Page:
Students in attendance at the latest AGM witnessed BUSU propose a $3,000 cut to the Women’s Collective funding. Although the by-law affecting collective funding was not successfully changed at the AGM, the Women’s Collective only received the amount proposed by the altered by-law, not what the by-law currently states. One reason for this cut is that, according to BUSU, the collective hasn’t used more than $2,000 in previous years. Another is the introduction of a new collective, the Aboriginal Students Collective, which, along with the LGBTTQ* Collective, will receive $2,000 annually. The collectives provide resources and support for marginalized groups and minorities.
“The Women’s Collective has not been fully utilizing its resources in past years, and we’re trying to change that this year,” Sarah Tomchak, the new chairperson for the Women’s Collectivesays. “I’ve learned that it could do so much more for women on-campus and off-campus.”
The collective now offers regular office hours complete with computer access, a modest library of gender and women’s studies textbooks (including the ones used in classes). They also give away free tampons, pads, and emergency pregnancy tests. The collective also sells the Diva Cup, the environmentally-conscious menstrual product, for the lowest price in Brandon. In the future the collective will be hosting monthly ‘fun nights’, open to all students, as well as movie nights, craft nights, and self-defence classes. The collective entertain several events: Take Back the Night, December 6th Vigil, Women’s Day, Women’s Week, and visiting guest speakers. Off campus, the collective will begin volunteering at local women’s shelters and perhaps Girl Guides. Thomchak adds, “With our monthly events and supplies for the resource centre, costs may grow for the collective […]we are making changes to the collective and what it provides for students. We want to do more.”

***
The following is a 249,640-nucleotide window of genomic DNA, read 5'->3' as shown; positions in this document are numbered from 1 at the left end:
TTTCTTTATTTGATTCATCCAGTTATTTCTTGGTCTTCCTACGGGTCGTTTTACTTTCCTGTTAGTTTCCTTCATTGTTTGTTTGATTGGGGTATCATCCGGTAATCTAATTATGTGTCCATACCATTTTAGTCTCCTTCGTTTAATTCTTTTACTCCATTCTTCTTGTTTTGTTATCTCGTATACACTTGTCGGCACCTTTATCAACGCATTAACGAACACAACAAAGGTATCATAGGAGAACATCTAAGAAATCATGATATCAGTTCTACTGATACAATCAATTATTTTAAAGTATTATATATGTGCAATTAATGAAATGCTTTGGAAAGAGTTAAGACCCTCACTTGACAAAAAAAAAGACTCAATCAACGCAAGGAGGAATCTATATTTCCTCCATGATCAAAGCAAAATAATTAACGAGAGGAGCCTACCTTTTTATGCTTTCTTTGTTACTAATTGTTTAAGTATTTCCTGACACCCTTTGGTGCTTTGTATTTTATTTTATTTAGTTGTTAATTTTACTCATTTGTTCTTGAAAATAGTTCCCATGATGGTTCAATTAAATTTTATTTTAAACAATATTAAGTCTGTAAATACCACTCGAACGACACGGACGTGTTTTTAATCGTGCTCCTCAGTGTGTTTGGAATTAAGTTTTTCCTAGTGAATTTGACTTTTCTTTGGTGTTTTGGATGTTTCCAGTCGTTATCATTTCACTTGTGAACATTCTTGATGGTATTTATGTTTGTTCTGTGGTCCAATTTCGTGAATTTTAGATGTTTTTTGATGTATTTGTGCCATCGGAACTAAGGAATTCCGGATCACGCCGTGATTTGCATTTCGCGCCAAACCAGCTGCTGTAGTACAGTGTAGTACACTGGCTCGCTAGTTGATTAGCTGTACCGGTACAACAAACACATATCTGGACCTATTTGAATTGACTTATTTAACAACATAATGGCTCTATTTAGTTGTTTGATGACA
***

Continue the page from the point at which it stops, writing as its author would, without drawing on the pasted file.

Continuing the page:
She adds, “In regard to funding being cut by $3,000 for the Women’s Collective, I understand that the money is being used to fund new clubs and the ASC. My feelings on this is that BUSU, having some of the highest student union rates in Canada, should be able to cover these new costs. However, that not being the case, the collective may have to make some budget adjustments to allot for smaller funding next year so that these new clubs and collective can have their chance to help students. However, I do not think that the Collective will be able to do all it can for students on only $2,000 a year. From the several budgets we have come up with, I think that we could work with $3,000 a year.”
When Carissa Taylor, president of BUSU, was asked to comment on the funding cut, she had this to say, “One of the ways that BUSU is best able to reach out to students is through the funding of student groups and collectives on campus. With the Aboriginal Student Council wishing to also be included as a collective, BUSU was forced to look at current collective funding in order to come up with a sustainable solution. If any of these clubs can demonstrate a need for more money than the current motion allows, students can decide to make that change. It’s most fair to start from a position of equality, as these groups all serve students with special interests at BU.”
There has been some looming interest in cutting the dedicated funding altogether. “If this does come up at the AGM,” Thomchak says, “I ask that students vote in favour of dedicated funding because it is vital to keeping these resources available to marginalized students and improving students university experience.”
Republished from The Quill print edition, Volume 103, Issue 13, November 27, 2012.